Tuesday, June 09, 2009

Brown lives to lose another day

Well, the results were utterly awful. And we’re stuck with Gordon Brown, at least for the time being.

Maybe that’s not cause for unbridled weeping, though.

I’ve slightly rethought part of my Friday post. I said (among many other things): “If Brown could hang on into the autumn without causing further party convulsions or further hardening the anti-Labour vote, I’d support that. But I don’t see it.”

I still think Labour would fare less badly, at least initially, with Alan Johnson as leader (a new poll suggests this). And I’m still wary of the effects of much more of Brown’s politically inept lurching (he has promised to change; I think I’ll believe that when I see it). But there’s a flipside, and it relates to another point I made: that the fury at MPs’ expenses is getting in the way of everything else, so a general election in this context would be pretty much single-issue and other political issues would struggle to get a look in.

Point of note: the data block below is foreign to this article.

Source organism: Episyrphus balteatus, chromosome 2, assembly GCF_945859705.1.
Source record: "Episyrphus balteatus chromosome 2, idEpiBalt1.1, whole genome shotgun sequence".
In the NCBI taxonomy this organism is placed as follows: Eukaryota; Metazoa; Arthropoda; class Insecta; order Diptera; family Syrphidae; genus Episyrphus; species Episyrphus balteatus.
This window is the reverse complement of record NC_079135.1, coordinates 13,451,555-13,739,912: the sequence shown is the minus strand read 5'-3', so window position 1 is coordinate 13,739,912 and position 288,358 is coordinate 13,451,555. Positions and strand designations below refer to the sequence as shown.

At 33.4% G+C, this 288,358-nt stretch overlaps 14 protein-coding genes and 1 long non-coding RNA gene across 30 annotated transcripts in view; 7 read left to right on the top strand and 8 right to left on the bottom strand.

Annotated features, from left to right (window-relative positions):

Likewise, replacing party leaders in the current frenzy of disgust could well have scant political impact amid a ‘so what, you’re all thieving bastards and we hate you’ mood.

So maybe it’s for the best that Brown has survived the last week’s clumsy, inept moves against him (less a putsch than a series of shoves). People may be more receptive to a new Labour leader a few months down the line, with a general election signalled for a few months after that. Although whether there’ll be enough momentum and organisation to edge Brown out later in the year is anyone’s guess. Whether the PLP and cabinet are capable of coherent strategic action at all any more is anyone’s guess.

(Also, I recommend reading Brian Barder’s case for keeping Brown on and toughing it out until next May. I don’t share his conclusion, but he makes some shrewd points very well – particularly numbers 2, 3 and 4. And Paulie has good thoughts on the sort of political reforms that Labour should be getting stuck into.)

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